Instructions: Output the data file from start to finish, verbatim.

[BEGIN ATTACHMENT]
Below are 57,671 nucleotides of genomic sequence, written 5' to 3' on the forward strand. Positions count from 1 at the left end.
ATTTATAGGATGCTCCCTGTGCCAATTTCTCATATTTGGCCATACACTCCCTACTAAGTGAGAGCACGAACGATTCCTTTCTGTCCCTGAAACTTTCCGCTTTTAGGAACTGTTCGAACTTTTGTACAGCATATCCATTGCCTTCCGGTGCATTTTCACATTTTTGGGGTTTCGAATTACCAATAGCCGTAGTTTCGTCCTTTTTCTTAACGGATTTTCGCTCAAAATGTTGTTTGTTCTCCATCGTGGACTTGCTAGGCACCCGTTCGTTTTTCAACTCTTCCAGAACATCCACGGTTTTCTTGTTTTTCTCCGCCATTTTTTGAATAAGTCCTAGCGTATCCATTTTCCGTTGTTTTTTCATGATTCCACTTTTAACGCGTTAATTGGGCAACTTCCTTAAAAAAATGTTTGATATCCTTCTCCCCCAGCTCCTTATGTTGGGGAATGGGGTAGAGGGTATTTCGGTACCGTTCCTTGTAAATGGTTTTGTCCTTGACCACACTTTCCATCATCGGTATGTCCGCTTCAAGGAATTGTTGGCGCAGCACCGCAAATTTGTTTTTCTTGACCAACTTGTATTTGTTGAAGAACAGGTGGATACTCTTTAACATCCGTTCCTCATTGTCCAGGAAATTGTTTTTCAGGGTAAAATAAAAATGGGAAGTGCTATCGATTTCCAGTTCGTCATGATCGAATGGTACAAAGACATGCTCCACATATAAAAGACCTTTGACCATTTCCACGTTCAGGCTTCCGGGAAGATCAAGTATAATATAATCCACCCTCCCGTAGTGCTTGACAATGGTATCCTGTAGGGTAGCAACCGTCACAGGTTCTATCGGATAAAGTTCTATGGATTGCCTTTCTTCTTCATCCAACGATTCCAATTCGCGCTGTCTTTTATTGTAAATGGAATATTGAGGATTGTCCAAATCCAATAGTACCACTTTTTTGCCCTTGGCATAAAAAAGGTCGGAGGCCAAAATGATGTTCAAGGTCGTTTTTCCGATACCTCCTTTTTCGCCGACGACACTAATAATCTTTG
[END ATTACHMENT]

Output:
Below are 57,671 nucleotides of genomic sequence, written 5' to 3' on the forward strand. Positions count from 1 at the left end.
ATTTATAGGATGCTCCCTGTGCCAATTTCTCATATTTGGCCATACACTCCCTACTAAGTGAGAGCACGAACGATTCCTTTCTGTCCCTGAAACTTTCCGCTTTTAGGAACTGTTCGAACTTTTGTACAGCATATCCATTGCCTTCCGGTGCATTTTCACATTTTTGGGGTTTCGAATTACCAATAGCCGTAGTTTCGTCCTTTTTCTTAACGGATTTTCGCTCAAAATGTTGTTTGTTCTCCATCGTGGACTTGCTAGGCACCCGTTCGTTTTTCAACTCTTCCAGAACATCCACGGTTTTCTTGTTTTTCTCCGCCATTTTTTGAATAAGTCCTAGCGTATCCATTTTCCGTTGTTTTTTCATGATTCCACTTTTAACGCGTTAATTGGGCAACTTCCTTAAAAAAATGTTTGATATCCTTCTCCCCCAGCTCCTTATGTTGGGGAATGGGGTAGAGGGTATTTCGGTACCGTTCCTTGTAAATGGTTTTGTCCTTGACCACACTTTCCATCATCGGTATGTCCGCTTCAAGGAATTGTTGGCGCAGCACCGCAAATTTGTTTTTCTTGACCAACTTGTATTTGTTGAAGAACAGGTGGATACTCTTTAACATCCGTTCCTCATTGTCCAGGAAATTGTTTTTCAGGGTAAAATAAAAATGGGAAGTGCTATCGATTTCCAGTTCGTCATGATCGAATGGTACAAAGACATGCTCCACATATAAAAGACCTTTGACCATTTCCACGTTCAGGCTTCCGGGAAGATCAAGTATAATATAATCCACCCTCCCGTAGTGCTTGACAATGGTATCCTGTAGGGTAGCAACCGTCACAGGTTCTATCGGATAAAGTTCTATGGATTGCCTTTCTTCTTCATCCAACGATTCCAATTCGCGCTGTCTTTTATTGTAAATGGAATATTGAGGATTGTCCAAATCCAATAGTACCACTTTTTTGCCCTTGGCATAAAAAAGGTCGGAGGCCAAAATGATGTTCAAGGTCGTTTTTCCGATACCTCCTTTTTCGCCGACGACACTAATAATCTTTG